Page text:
Auditory-Visual Integration for Speech by Children With and Without Specific Language Impairment Purpose It has long been known that children with specific language impairment (SLI) can demonstrate difficulty with auditory speech perception. However, speech perception can also involve the integration of both auditory and visual articulatory information. Method Fifty-six preschool children, half with and half without SLI, were studied in ... Research Article
Research Article  |   December 01, 2007
Auditory-Visual Integration for Speech by Children With and Without Specific Language Impairment
 
Author Affiliations & Notes
  • Linda W. Norrix
    University of Arizona, Tucson
  • Elena Plante
    University of Arizona, Tucson
  • Rebecca Vance
    University of Arizona, Tucson
  • Carol A. Boliek
    The University of Alberta, Alberta, Calgary, Canada
  • Contact author: Linda W. Norrix, Department of Speech, Language, and Hearing Sciences, The University of Arizona, P.O. Box 210071, 1131 East 2nd Street, Tucson, AZ 85721-0071. E-mail: norrix@email.arizona.edu.
Article Information
Language Disorders / Specific Language Impairment / Language / Research Articles
Research Article   |   December 01, 2007
Auditory-Visual Integration for Speech by Children With and Without Specific Language Impairment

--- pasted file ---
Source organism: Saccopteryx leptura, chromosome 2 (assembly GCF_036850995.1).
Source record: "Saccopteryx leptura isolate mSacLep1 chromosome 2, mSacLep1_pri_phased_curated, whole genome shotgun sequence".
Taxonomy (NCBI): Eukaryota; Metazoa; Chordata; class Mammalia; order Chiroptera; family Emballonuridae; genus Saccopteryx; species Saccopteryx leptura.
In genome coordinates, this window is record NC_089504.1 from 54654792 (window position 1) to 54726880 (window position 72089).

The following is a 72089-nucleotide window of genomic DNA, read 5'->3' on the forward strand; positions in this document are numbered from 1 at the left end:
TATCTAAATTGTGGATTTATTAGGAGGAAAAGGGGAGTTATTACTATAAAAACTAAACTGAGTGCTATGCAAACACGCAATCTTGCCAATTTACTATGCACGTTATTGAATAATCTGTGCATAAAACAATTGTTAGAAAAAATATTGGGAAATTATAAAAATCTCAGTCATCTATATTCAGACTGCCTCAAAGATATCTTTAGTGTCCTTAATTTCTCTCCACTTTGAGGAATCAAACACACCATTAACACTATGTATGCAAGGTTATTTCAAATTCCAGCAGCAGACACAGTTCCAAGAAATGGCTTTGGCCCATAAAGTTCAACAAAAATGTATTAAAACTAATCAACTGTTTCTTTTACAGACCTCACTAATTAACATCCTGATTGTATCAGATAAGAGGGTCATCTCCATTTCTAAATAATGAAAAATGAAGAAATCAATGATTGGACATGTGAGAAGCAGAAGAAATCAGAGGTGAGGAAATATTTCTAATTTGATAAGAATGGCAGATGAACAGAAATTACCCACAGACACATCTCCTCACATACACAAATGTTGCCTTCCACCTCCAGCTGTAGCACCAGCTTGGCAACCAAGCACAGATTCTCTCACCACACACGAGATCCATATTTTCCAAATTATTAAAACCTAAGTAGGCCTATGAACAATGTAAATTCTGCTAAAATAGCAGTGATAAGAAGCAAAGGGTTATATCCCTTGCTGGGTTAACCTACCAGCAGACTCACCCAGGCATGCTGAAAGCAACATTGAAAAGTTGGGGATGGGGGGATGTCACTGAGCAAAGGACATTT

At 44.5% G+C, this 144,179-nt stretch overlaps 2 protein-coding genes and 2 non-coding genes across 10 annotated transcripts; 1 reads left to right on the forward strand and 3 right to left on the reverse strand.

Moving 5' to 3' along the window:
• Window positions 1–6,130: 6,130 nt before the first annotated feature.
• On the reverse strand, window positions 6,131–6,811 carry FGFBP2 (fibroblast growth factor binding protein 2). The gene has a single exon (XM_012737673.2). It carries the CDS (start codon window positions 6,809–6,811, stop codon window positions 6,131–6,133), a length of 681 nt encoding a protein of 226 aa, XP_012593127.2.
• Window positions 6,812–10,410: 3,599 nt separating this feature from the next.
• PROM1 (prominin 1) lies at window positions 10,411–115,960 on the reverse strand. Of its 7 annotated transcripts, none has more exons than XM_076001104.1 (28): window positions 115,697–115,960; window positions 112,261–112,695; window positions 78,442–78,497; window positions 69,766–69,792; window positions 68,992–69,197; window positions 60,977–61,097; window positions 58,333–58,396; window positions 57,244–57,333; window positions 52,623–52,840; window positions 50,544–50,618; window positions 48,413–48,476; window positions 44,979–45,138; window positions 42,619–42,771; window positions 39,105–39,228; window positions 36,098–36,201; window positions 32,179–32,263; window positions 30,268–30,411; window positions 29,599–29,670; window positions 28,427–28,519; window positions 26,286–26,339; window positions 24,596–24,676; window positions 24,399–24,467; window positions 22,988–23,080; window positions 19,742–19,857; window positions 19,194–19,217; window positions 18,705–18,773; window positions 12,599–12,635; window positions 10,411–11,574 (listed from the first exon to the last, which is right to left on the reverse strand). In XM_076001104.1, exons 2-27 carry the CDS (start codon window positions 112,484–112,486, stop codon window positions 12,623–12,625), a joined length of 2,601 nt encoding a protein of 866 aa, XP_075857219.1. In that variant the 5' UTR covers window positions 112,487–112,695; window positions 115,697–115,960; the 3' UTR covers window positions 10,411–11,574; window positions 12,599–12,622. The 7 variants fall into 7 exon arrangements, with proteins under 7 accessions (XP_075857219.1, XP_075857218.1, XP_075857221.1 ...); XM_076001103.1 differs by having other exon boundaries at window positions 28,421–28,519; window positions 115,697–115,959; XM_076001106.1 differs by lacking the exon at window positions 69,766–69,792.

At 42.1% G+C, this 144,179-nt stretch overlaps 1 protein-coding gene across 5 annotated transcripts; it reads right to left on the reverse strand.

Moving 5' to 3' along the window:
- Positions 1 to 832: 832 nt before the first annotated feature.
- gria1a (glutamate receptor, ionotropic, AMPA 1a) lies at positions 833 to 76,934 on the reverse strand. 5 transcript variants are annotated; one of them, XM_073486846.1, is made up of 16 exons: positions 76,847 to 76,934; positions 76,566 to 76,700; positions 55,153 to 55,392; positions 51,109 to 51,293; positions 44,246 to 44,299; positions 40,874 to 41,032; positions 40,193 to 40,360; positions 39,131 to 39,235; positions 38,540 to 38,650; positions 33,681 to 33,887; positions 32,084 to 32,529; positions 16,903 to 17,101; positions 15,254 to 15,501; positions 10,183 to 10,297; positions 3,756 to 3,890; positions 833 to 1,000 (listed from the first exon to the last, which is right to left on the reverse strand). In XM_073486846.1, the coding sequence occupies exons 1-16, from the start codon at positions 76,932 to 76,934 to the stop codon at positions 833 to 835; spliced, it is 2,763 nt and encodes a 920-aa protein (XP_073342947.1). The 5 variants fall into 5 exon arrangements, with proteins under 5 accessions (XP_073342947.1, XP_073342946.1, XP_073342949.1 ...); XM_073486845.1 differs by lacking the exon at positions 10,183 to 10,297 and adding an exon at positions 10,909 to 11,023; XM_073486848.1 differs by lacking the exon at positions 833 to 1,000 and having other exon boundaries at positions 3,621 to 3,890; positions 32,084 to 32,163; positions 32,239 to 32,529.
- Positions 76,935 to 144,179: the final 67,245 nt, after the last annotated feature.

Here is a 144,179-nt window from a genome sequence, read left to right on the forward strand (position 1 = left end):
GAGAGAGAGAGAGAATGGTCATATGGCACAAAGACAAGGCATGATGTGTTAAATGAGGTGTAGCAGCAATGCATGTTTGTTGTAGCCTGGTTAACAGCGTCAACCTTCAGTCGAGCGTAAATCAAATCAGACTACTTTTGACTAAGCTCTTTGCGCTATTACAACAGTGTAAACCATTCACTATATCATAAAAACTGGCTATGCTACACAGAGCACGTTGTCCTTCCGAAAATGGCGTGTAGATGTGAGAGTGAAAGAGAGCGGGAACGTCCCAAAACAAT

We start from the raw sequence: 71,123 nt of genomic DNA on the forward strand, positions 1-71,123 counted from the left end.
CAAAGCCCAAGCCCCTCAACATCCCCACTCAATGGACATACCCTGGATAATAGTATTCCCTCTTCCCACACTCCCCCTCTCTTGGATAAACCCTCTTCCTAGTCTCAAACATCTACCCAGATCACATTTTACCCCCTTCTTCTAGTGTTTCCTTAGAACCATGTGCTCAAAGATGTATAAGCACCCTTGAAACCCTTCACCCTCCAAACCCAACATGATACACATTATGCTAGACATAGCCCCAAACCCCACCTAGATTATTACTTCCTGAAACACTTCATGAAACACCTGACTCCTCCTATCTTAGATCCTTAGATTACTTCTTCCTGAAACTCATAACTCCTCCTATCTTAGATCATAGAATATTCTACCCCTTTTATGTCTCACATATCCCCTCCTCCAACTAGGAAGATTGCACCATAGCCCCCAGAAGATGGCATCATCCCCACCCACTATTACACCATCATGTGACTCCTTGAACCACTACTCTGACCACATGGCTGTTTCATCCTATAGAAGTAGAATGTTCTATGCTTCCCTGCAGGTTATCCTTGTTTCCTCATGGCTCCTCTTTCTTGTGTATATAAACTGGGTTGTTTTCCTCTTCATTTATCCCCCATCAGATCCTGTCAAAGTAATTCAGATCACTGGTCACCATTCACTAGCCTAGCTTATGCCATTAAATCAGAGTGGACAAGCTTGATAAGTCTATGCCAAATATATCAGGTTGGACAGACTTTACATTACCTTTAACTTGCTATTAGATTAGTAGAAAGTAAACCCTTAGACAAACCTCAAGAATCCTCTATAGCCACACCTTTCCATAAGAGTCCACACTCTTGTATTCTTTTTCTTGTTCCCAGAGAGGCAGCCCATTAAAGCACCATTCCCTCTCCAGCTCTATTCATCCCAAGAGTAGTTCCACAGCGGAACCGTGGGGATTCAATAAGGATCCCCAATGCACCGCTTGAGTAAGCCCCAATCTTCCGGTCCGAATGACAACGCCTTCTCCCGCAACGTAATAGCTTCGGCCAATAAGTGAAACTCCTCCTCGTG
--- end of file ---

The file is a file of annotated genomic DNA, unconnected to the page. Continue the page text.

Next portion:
Journal of Speech, Language, and Hearing Research, December 2007, Vol. 50, 1639-1651. doi:10.1044/1092-4388(2007/111)
History: Received June 24, 2004 , Revised July 26, 2005 , Accepted May 8, 2007
 
Journal of Speech, Language, and Hearing Research, December 2007, Vol. 50, 1639-1651. doi:10.1044/1092-4388(2007/111)
History: Received June 24, 2004; Revised July 26, 2005; Accepted May 8, 2007
Web of Science® Times Cited: 23

Purpose It has long been known that children with specific language impairment (SLI) can demonstrate difficulty with auditory speech perception. However, speech perception can also involve the integration of both auditory and visual articulatory information.

Method Fifty-six preschool children, half with and half without SLI, were studied in order to examine auditory-visual integration. Children watched and listened to video clips of a woman speaking [bi] and [gi]. They also listened to audio clips of [bi], [di], and [gi], produced by the same woman. The effect of visual input on speech perception was tested by presenting an auditory [bi] combined with a visually articulated [gi], which tends to alter the phoneme percept (the McGurk effect).

Results Both groups of children performed at ceiling when asked to identify speech tokens in auditory-only and congruent auditory-visual modalities. In the incongruent auditory-visual condition, a stronger McGurk effect was found for the normal language group compared with the children with SLI.

Conclusion Responses by the children with SLI indicated less impact of visual processing on speech perception than was seen with their normal peers. These results demonstrate that the difficulties with speech perception by SLI children extend beyond the auditory-only modality to include auditory-visual processing as well.

Acknowledgment
This work was funded by Grant R01 DC04726 from the National Institute on Deafness and Other Communication Disorders.
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